Drought Monitor categories are as follows:
D0 = abnormally dry;
D1 = moderate drought;
D2 = severe drought;
D3 = extreme drought;
D4 = exceptional drought.

The Drought Monitor notes that it “focuses on broad-scale conditions [and] local conditions may vary.”

For comparison, here are Virginia ratings from previous Drought Monitors from about one month, two months, three months, and one year ago:
1/3/17 – 70.9% abnormally dry or worse, 15.4% moderate drought;
12/6/16 – 68.7% abnormally dry or worse, 27.7% moderate drought or worse, 0.8% severe drought;
11/1/16 – 28.9% abnormally dry or worse, 3.4% moderate drought;
2/2/16 – drought-free.

The Virginia Drought Monitoring Task Force, a collaboration of state and federal agencies, issued its most recent (as of 2/1/17) Drought Status Report on January 17, 2017.  A link to the report, along with other current drought-status information, is available online at  The Task Force’s reports typically include information from some or all of the following agencies: University of Virginia Climatology Office, U.S. Geological Survey (USGS), and the Virginia departments of Agriculture and Consumer Services, Health, and Environmental Quality.  The Task Force is next scheduled to meet on February 9, 2017.  Following is a short excerpt from the January 17 report: “Although precipitation was near normal over most of Virginia during the last month, drier than normal conditions remain over much of the state.  The driest areas cover portions of northern Virginia.  Based upon the current three-month precipitation forecast (see below), the [Task Force] agreed to closely monitor conditions during January and meet again in February, 2017.  If the current dry conditions, especially in northern Virginia, have not lessened, the Task Force will discuss the need for a message to water users across Virginia to raise awareness of the long-term water supply impact of dry winter conditions.”

The Task Force also produces a map rating drought-status indicators.  As of February 1, 2017, the map’s database was undergoing revisions, so the daily maps are not available for now.


The January 31, 2017, U.S. Drought Monitor rated 28.3% of the United States (including all or parts of 43 states) as being abnormally dry or worse.  The Drought Monitor rated about 3.2% of the country (including parts of 21 states), as being in severe drought or worse (categories D2, D3, and D4); this is the lowest nationwide percentage of severe-or-worse drought since 2.3% for the week of October 5, 2010.  (The highest percentage in the severe-or-worse categories reported by the Drought Monitor since it began in 2000 was 38.5% of the country for the week of August 7, 2012.)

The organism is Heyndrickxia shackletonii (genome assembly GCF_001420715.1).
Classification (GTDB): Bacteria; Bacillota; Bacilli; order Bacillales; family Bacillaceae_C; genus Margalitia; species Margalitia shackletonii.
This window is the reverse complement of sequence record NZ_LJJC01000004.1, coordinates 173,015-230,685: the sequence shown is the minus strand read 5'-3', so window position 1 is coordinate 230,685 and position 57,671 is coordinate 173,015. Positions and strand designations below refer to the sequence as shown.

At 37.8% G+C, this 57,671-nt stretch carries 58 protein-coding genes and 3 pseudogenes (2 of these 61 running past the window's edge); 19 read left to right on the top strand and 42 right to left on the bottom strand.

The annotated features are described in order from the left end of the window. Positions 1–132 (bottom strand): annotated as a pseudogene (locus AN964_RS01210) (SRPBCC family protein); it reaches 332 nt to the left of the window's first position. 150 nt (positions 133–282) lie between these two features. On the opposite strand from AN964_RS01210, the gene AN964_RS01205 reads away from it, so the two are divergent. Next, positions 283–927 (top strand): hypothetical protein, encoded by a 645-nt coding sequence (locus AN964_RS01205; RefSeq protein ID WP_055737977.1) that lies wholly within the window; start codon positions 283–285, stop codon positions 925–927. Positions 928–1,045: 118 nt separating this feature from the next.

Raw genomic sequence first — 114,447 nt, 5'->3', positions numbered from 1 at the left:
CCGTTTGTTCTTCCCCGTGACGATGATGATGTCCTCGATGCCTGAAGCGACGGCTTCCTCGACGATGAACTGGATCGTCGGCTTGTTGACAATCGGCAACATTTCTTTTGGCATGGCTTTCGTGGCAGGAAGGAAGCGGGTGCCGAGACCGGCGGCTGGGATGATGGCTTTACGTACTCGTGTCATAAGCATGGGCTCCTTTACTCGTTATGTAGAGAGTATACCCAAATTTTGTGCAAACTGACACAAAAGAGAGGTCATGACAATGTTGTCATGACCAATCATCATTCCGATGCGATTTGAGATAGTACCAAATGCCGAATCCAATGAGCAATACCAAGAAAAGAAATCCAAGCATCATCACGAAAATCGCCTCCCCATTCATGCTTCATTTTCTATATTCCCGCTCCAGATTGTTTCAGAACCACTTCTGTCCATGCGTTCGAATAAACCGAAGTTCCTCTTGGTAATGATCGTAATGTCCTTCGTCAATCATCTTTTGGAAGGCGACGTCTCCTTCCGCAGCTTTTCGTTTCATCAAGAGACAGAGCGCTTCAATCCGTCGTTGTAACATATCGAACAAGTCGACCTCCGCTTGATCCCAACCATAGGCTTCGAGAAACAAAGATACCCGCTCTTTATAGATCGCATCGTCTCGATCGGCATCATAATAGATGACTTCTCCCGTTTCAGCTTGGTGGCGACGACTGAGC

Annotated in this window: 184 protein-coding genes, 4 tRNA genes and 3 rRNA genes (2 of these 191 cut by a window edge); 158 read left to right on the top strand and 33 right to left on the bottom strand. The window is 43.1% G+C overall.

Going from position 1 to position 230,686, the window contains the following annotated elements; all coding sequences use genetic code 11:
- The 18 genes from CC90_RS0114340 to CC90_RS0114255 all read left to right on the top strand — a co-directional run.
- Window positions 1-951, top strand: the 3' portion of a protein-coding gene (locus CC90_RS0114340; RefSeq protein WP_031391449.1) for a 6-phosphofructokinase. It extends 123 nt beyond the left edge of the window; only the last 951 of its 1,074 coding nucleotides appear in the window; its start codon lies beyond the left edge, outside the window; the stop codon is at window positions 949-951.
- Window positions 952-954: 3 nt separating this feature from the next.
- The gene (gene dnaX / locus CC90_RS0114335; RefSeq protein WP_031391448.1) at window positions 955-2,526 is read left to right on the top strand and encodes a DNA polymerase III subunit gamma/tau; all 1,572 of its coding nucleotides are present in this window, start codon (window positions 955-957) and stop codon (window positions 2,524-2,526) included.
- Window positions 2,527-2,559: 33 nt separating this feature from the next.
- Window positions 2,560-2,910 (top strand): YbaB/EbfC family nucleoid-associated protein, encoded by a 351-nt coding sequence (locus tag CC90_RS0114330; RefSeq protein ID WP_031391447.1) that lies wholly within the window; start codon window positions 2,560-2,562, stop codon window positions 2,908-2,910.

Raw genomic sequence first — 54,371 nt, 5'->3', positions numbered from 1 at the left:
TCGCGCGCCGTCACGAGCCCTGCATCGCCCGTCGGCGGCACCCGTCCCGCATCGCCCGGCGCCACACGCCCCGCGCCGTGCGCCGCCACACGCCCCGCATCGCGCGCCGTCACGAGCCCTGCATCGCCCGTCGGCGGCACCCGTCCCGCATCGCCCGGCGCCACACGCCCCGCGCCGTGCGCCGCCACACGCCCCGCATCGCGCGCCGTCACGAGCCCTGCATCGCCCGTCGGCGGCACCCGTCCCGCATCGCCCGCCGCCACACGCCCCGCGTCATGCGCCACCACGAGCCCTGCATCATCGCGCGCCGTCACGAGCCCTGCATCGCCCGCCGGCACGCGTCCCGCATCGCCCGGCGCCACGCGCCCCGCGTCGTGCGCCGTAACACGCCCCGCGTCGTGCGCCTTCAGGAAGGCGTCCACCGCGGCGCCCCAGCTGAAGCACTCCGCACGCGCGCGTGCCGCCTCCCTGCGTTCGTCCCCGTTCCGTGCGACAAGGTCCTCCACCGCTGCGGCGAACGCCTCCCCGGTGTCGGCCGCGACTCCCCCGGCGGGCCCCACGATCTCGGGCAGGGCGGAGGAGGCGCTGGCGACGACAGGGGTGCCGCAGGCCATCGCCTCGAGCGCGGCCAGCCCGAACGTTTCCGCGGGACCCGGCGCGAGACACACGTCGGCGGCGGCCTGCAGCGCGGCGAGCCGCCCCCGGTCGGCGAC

The nationwide percentages for abnormally dry or worse (categories D0-D4) and severe or worse (categories D2-D4) in the previous three months and one year ago were as follows:
1/3/17 – 40.3% abnormally dry or worse, 7.2% severe drought or worse;
12/6/16 – 47.3% abnormally dry or worse, 11.7% severe drought or worse;
11/1/16 – 41.6% abnormally dry or worse, 9.2% severe drought or worse;
2/2/16 – 26.1% abnormally dry or worse, 7.1% severe drought or worse.

In one state, 50 percent or more of the state was rated by the January 31 Drought Monitor as in severe-or-worse drought:
Connecticut, 76%.

In California, 20% of the state was rated on 1/31/17 as being in severe-or-worse drought.  This severe-or-worse rating is the lowest for the Golden State since the week of November 13, 2012.  California’s current drought began in late 2011 to early 2012.  Following is some more information on California’s drought recovery, from the comments section of the January 31 Drought Monitor:
“…Despite improvements across much of the state, the longer-term impacts of the drought are still being observed in relation to groundwater supplies in various California locations.  In southern California, the San Diego County Water Authority issued a statement declaring that drought conditions in San Diego County have ended.  It should be noted, however, that the state of California is still officially in drought under Governor Brown’s drought declaration (1/17/14).”


For a look ahead, the National Weather Service/Climate Prediction Center’s “U.S. Seasonal Drought Outlook” is available at  Shown below is the outlook map available on February 1, 2017.